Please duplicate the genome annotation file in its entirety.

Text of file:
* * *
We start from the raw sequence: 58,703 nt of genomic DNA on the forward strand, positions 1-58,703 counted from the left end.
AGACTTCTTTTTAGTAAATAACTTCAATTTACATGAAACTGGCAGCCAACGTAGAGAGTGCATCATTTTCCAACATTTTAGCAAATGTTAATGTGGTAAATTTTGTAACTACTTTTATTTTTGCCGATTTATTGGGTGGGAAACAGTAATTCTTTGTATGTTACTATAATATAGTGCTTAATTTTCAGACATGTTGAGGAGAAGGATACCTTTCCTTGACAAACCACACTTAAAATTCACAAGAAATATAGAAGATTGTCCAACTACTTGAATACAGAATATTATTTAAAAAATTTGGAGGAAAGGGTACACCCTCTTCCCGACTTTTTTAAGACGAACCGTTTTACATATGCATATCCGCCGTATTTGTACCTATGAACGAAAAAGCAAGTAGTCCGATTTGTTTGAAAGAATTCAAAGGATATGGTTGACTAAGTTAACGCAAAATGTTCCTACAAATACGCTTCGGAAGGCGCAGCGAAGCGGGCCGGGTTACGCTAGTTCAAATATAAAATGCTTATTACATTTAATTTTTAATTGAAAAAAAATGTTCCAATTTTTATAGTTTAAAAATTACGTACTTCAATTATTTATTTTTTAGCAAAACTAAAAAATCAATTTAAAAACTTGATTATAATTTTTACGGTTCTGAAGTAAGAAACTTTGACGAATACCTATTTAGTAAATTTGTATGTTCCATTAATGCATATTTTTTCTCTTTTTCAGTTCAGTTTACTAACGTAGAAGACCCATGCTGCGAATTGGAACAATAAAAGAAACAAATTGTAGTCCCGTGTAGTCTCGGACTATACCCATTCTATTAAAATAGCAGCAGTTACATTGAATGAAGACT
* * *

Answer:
We start from the raw sequence: 58,703 nt of genomic DNA on the forward strand, positions 1-58,703 counted from the left end.
AGACTTCTTTTTAGTAAATAACTTCAATTTACATGAAACTGGCAGCCAACGTAGAGAGTGCATCATTTTCCAACATTTTAGCAAATGTTAATGTGGTAAATTTTGTAACTACTTTTATTTTTGCCGATTTATTGGGTGGGAAACAGTAATTCTTTGTATGTTACTATAATATAGTGCTTAATTTTCAGACATGTTGAGGAGAAGGATACCTTTCCTTGACAAACCACACTTAAAATTCACAAGAAATATAGAAGATTGTCCAACTACTTGAATACAGAATATTATTTAAAAAATTTGGAGGAAAGGGTACACCCTCTTCCCGACTTTTTTAAGACGAACCGTTTTACATATGCATATCCGCCGTATTTGTACCTATGAACGAAAAAGCAAGTAGTCCGATTTGTTTGAAAGAATTCAAAGGATATGGTTGACTAAGTTAACGCAAAATGTTCCTACAAATACGCTTCGGAAGGCGCAGCGAAGCGGGCCGGGTTACGCTAGTTCAAATATAAAATGCTTATTACATTTAATTTTTAATTGAAAAAAAATGTTCCAATTTTTATAGTTTAAAAATTACGTACTTCAATTATTTATTTTTTAGCAAAACTAAAAAATCAATTTAAAAACTTGATTATAATTTTTACGGTTCTGAAGTAAGAAACTTTGACGAATACCTATTTAGTAAATTTGTATGTTCCATTAATGCATATTTTTTCTCTTTTTCAGTTCAGTTTACTAACGTAGAAGACCCATGCTGCGAATTGGAACAATAAAAGAAACAAATTGTAGTCCCGTGTAGTCTCGGACTATACCCATTCTATTAAAATAGCAGCAGTTACATTGAATGAAGACT